According to an article published in the Journal of the American Medical Association, microRNA (miRNA) expression patterns can help to distinguish between pancreatic cancer and pancreatitis, ultimately improving the accuracy of diagnosing pancreatic cancer.
The pancreas is an organ surrounded by the stomach, small intestine, bile ducts (tubes that connect the liver to the small intestine), gallbladder, liver, and spleen. The pancreas helps the body break down food and also produces hormones, such as insulin, which regulate the body’s storage and use of food.
Pancreatic cancer has one of the highest mortality rates of all cancers. Pancreatic cancer is often called a “silent killer” because its symptoms are usually not recognizable until it has advanced and spread outside the pancreas. As a result, the majority of pancreatic cancers are not diagnosed until they have reached advanced stages and are considered incurable.
The ability to accurately diagnose pancreatic cancer is crucial; accurate diagnosis allows pancreatic cancer to be treated as early as possible, which is necessary for optimal outcomes. However, physicians sometimes have difficulty distinguishing between chronic pancreatitis (inflammation of the pancreas) and pancreatic cancer. Methods that can more accurately identify these two conditions have been evaluated recently.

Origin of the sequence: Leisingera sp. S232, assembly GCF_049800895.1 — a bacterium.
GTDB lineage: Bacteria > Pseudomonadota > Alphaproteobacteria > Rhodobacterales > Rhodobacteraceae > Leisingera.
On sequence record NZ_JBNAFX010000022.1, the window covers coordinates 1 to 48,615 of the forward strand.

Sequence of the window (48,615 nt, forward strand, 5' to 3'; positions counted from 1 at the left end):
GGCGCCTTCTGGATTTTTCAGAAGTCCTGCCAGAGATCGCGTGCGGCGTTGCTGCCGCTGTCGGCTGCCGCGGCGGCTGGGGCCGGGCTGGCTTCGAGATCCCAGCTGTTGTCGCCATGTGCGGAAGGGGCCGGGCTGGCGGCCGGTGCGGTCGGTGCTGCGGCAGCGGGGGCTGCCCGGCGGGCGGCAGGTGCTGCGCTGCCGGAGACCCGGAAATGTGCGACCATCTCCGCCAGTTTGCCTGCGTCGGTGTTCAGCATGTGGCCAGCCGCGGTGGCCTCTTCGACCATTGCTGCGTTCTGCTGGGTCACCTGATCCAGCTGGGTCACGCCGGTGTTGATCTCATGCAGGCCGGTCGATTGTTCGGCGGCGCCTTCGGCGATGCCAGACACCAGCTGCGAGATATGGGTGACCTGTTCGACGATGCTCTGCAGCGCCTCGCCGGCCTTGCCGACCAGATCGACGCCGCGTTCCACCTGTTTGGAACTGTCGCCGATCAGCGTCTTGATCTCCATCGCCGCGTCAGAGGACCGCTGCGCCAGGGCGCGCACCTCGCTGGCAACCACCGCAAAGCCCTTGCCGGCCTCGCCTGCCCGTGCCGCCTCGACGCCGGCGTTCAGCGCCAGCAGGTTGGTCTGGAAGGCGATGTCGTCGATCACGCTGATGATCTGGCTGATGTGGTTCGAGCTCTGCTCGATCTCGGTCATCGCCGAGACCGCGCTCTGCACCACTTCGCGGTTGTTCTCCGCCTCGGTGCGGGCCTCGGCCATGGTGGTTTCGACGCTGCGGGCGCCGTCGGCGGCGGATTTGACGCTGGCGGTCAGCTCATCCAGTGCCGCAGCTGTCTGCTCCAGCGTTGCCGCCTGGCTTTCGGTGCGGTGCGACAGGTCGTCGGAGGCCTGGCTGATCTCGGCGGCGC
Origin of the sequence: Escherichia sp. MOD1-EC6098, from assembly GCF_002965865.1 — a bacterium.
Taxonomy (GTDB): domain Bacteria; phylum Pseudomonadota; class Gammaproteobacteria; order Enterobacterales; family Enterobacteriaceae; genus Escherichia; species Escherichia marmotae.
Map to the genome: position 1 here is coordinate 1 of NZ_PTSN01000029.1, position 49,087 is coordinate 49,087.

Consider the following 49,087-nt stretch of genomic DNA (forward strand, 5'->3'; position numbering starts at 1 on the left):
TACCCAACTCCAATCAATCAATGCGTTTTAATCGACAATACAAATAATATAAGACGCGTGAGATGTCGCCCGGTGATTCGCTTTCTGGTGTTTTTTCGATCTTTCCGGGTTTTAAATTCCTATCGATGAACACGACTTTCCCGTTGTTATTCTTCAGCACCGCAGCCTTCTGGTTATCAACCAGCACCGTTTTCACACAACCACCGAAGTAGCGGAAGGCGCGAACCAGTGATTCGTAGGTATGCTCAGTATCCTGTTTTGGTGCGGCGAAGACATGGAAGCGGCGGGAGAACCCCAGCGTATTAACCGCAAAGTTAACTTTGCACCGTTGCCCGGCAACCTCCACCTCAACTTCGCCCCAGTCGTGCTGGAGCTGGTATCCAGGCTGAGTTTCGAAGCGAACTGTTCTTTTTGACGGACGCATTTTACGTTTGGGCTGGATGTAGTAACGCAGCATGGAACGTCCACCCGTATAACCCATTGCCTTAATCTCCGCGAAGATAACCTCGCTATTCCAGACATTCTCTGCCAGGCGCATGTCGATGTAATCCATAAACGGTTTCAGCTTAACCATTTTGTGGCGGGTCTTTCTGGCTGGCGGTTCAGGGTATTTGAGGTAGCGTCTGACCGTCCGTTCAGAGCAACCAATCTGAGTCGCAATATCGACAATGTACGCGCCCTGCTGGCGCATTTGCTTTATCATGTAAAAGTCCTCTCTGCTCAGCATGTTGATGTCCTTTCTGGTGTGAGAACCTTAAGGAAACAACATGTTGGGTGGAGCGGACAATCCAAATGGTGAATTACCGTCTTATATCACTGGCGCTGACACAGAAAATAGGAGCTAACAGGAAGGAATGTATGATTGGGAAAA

Researchers from Ohio State University and Italy recently conducted a clinical study to evaluate the effectiveness and accuracy of the expression pattern of miRNA in distinguishing between pancreatic cancer and chronic pancreatitis. miRNAs are molecules that help regulate gene expression. This study included 107 specimens from patients with either pancreatic cancer or chronic pancreatitis who underwent surgery between 2000 and 2005. The specimens underwent testing of miRNA expression patterns; these patterns were compared with the samples of pancreatic cancer, pancreatitis, and normal pancreatic tissue.
- Expression of 23 miRNAs was able to differentiate between pancreatitis and pancreatic cancer with 93% accuracy.
- Among patients with pancreatic cancer that had spread to lymph nodes, a subgroup of miRNAs was able to distinguish between long-term survivors and those who died within 24 months.
The researchers concluded, “Pancreatic cancer may have a distinct miRNA expression pattern that may differentiate it from normal pancreas and chronic pancreatitis. miRNA expression patterns may be able to distinguish between long- and short-term survivors, but these findings need to be validated in other study populations.”
Reference: Bloomston M, Frankel W, Petrocca F, et al. MicroRNA expression patterns to differentiate pancreatic adenocarcinoma from normal pancreas and chronic pancreatitis. Journal of the American Medical Association. 2007;97:1901-1908.
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